Cantaloupe, Pears, More Fruit You Can Eat If You're Diabetic

Author: Helen

May. 06, 2024

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Cantaloupe, Pears, More Fruit You Can Eat If You're Diabetic

At some point, you may have heard that you cannot eat fruit if you have diabetes. Or. maybe someone said you can eat fruit, just not extra-sweet ones like grapes or watermelon.

Contact us to discuss your requirements of Can Diabetes Eat Pears. Our experienced sales team can help you identify the options that best suit your needs.

Neither of these statements is entirely true. You can enjoy fruit if you have diabetes, but you simply need to make strategic decisions about which fruits to eat and how much.

This article explains the ways that fruit can impact diabetes, both positively and negatively, as well as which fruits to favor or limit—and why.

Helen Yin / Stocksy United

Pros and Cons of Eating Fruit if You Have Diabetes

Fruits have many health benefits, some of which are helpful to people living with diabetes. But, there are also potential risks to eating fruit, particularly in your blood sugar is not controlled.

Pros

There are many "pros" to eating fruit if you have diabetes. Some are nutritionally dense and others contain compounds that help reduce inflammation and damage caused by free radicals.

Among the benefits of adding fruit to a diabetes-friendly diet are:

  • Fiber: Dietary fiber is the portion of plant-based foods that cannot be completely broken down by digestive enzymes. Fiber is beneficial in helping prevent blood sugar spikes, reducing blood cholesterol, and increasing satiety (the feeling of fullness) to help control appetite.

  • Vitamins and minerals: Potassium in fruits like bananas, citrus, melons, and, apricots can help reduce blood pressure.

    Vitamin C and folic acid in citrus fruits help promote wound healing increase brain function and boost immunity.

  • Antioxidants: Antioxidants such as

    anthocyanins

    found in berries, cherries, and red grapes can help thwart cell damage and may potentially slow the progression of certain chronic diseases, including heart disease.

    Other antioxidant-rich foods include peaches, figs, pears, guava, oranges, apricots, mango, cantaloupe, and papaya,

When choosing fruit, you'll want to think about portion size, convenience, cost, and flavor. But it is also important to consider the health benefits as well.

Cons

On the flip side, there are potential risks to eating fruit if you have diabetes. In most cases, the benefits will outweigh the risks as long as you maintain portion control and avoid overconsumption.

Even so, be aware of the following "cons" if you have diabetes:

  • Fructose: Fruit contains carbohydrates. Carbohydrates—whether from bread, milk, yogurt, potatoes, or fruit—get broken down during digestion and turn into sugar (glucose). The main type of carbohydrate in fruit is a natural sugar called fructose. Eating too much fructose can have the same effect as eating too much table sugar.

  • Excess potassium: If you are on a potassium-restricted diet for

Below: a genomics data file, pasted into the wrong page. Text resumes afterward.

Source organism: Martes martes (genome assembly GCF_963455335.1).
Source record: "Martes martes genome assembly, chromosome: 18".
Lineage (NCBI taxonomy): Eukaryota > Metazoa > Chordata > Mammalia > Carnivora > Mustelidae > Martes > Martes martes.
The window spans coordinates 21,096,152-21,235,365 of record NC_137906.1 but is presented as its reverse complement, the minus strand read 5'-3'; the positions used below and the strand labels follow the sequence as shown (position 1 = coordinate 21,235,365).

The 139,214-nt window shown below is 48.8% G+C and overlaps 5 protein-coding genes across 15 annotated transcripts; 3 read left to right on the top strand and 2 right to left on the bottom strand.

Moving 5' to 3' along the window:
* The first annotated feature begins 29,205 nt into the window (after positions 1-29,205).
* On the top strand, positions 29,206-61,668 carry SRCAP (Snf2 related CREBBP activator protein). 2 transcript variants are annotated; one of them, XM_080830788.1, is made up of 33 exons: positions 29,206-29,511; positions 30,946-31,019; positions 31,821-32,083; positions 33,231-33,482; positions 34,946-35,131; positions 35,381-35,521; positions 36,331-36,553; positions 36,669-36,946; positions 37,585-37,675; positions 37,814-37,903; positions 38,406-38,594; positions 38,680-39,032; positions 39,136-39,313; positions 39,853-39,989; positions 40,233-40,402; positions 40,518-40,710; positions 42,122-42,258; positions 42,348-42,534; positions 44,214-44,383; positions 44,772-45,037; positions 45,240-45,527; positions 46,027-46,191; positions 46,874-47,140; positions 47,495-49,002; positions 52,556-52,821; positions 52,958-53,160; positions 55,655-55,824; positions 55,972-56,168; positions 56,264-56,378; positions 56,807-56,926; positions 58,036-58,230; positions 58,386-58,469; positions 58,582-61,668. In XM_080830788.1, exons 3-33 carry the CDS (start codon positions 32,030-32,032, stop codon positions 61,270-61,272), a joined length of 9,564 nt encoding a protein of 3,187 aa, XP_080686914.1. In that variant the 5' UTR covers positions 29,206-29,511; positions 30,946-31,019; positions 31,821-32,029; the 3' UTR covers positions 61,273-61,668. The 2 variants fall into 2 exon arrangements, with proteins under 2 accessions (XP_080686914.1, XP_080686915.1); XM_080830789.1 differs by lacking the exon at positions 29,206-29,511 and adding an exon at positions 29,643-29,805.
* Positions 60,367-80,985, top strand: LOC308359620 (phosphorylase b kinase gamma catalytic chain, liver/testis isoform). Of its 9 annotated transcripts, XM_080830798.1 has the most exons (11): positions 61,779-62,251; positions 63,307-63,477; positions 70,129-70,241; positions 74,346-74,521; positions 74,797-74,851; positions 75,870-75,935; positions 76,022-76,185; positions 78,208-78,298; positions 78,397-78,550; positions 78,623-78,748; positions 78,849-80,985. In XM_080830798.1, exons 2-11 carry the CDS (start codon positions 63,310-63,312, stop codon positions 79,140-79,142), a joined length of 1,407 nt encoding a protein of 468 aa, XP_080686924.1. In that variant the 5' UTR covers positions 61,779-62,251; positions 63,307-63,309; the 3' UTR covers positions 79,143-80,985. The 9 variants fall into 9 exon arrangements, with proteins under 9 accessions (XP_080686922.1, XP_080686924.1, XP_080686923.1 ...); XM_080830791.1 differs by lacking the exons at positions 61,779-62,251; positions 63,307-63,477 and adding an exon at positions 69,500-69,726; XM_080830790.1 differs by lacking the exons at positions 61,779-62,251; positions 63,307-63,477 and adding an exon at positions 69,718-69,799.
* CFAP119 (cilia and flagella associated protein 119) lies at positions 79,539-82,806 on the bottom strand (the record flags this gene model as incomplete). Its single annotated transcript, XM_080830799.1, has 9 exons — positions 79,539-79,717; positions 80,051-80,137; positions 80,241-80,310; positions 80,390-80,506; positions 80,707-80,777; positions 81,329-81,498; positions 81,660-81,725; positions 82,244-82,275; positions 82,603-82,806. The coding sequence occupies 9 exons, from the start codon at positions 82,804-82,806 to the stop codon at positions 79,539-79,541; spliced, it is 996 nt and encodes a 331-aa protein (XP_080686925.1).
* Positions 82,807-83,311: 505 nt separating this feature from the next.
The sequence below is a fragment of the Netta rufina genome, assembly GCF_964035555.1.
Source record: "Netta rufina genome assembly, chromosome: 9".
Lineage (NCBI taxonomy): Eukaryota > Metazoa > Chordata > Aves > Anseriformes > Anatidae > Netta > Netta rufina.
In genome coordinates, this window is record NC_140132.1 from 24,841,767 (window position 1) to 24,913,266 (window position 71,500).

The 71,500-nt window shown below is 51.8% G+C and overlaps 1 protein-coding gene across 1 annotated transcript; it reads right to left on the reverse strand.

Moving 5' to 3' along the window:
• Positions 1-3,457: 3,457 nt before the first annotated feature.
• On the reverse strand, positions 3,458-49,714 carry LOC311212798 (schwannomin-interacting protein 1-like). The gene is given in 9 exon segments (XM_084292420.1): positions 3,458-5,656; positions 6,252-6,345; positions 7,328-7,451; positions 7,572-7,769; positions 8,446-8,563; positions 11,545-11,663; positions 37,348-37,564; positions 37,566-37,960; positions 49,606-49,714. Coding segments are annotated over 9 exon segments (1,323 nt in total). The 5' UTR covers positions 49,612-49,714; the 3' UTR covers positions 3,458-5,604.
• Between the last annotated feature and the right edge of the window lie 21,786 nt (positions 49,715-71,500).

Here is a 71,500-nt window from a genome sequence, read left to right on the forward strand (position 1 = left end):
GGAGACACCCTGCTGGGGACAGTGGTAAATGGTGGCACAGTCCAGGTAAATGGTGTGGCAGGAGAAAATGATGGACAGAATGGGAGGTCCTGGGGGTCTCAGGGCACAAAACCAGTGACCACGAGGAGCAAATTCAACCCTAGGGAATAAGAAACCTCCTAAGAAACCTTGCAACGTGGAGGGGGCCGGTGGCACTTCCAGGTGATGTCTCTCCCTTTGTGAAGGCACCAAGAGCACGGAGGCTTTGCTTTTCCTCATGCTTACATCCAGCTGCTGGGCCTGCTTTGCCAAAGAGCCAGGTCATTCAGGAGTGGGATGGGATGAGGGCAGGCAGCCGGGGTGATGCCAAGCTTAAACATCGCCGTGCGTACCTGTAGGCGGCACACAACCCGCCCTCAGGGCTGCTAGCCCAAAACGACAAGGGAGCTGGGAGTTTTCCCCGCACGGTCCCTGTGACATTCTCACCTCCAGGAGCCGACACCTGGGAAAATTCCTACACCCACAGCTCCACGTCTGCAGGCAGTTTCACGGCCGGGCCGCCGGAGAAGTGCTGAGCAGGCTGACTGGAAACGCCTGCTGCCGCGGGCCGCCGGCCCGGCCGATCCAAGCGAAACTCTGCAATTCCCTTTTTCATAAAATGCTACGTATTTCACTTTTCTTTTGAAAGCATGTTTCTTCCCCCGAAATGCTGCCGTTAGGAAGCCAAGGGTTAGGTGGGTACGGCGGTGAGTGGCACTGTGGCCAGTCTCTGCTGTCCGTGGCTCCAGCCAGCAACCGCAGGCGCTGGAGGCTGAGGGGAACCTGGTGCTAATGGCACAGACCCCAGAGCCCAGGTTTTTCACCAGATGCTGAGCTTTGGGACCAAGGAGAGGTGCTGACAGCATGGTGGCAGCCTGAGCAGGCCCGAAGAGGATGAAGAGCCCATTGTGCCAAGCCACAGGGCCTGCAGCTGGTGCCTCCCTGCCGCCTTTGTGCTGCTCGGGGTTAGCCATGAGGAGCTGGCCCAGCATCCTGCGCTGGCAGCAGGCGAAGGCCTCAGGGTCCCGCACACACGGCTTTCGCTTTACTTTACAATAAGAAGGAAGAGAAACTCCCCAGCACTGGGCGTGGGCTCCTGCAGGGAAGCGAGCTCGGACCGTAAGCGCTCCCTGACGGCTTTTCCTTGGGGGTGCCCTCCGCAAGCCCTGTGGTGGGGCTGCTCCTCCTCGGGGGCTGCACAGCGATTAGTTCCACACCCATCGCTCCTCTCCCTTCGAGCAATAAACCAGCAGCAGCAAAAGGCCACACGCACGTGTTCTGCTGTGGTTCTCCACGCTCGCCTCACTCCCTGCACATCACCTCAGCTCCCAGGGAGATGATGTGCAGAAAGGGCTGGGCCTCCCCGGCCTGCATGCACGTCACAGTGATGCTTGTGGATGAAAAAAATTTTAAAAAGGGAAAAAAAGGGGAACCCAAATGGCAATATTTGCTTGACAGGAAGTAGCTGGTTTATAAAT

diabetic nephropathy

    (diabetes-related kidney disease), you may need to restrict your intake of citrus fruits, bananas, apricots, and certain melons. These fruits are loaded with potassium.

  • Interactions: Citrus fruit like grapefruit and Seville oranges can interact with drugs like statins, steroids, and certain blood pressure medications, making them less effective.

For these reasons, people with diabetes need to monitor how many carbs they eat and advise their healthcare provider about any drugs they take to avoid interactions.

1:49

Click Play to Learn About Low Glycemic Fruit

This video has been medically reviewed by Meredith Bull, ND.

Choose Fruit With a Lower Glycemic Index

The American Diabetes Association (ADA) recommends that you choose fruits that have a low glycemic index (GI). The glycemic index is used as a reference to measure how much a carbohydrate-containing food raises your blood glucose. A high GI food will raise blood glucose more than a medium or low GI food.

Here is how certain fruits compare on the glycemic index:

  • Low GI (55 or less): Apples, pears, mango, blueberries, strawberries, kiwi, grapefruit, pears, nectarines, and oranges
  • Moderate GI (55 to 69): Cherries, mango, papaya, and grapes
  • High GI (70 or greater): Watermelon and pineapple

Most fruits have a low to moderate GI, except pineapple and watermelon. That doesn't mean you can never eat pineapple or watermelon unless it causes a blood sugar spike.

It is also important to note that fructose levels tend to increase the more that fruit ripens, amplifying its impact on your blood sugar.

Even so, some nutritious foods have a higher GI than foods with little nutritional value. As such, don't use a food's GI as the sole determining factor as to which you should eat. A healthy diet should always be balanced to meet your daily nutritional needs.

Opt for the Whole Fruit

If you have diabetes and enjoy fruit, it is always best to opt for whole fruit rather than dried fruits or juices. This includes fresh, frozen, or canned whole fruit (as long as no sugars are added).

Dried fruits may be a problem because they are higher in carbohydrates per serving than natural whole fruit. They may also contain added sugar (particularly with products like dried cranberries or banana chips), Dried fruits can also be lower in fiber if the skin has been removed before dehydration.

Fruit juices pose similar risks even when there is no added sugar. That's because the flesh of the fruit, which contains fiber, is discarded during the juicing process. Moreover, with juices, you may be drinking more fruit than you would eat. Pasteurized juice or juices made from concentrates often have very high fructose levels.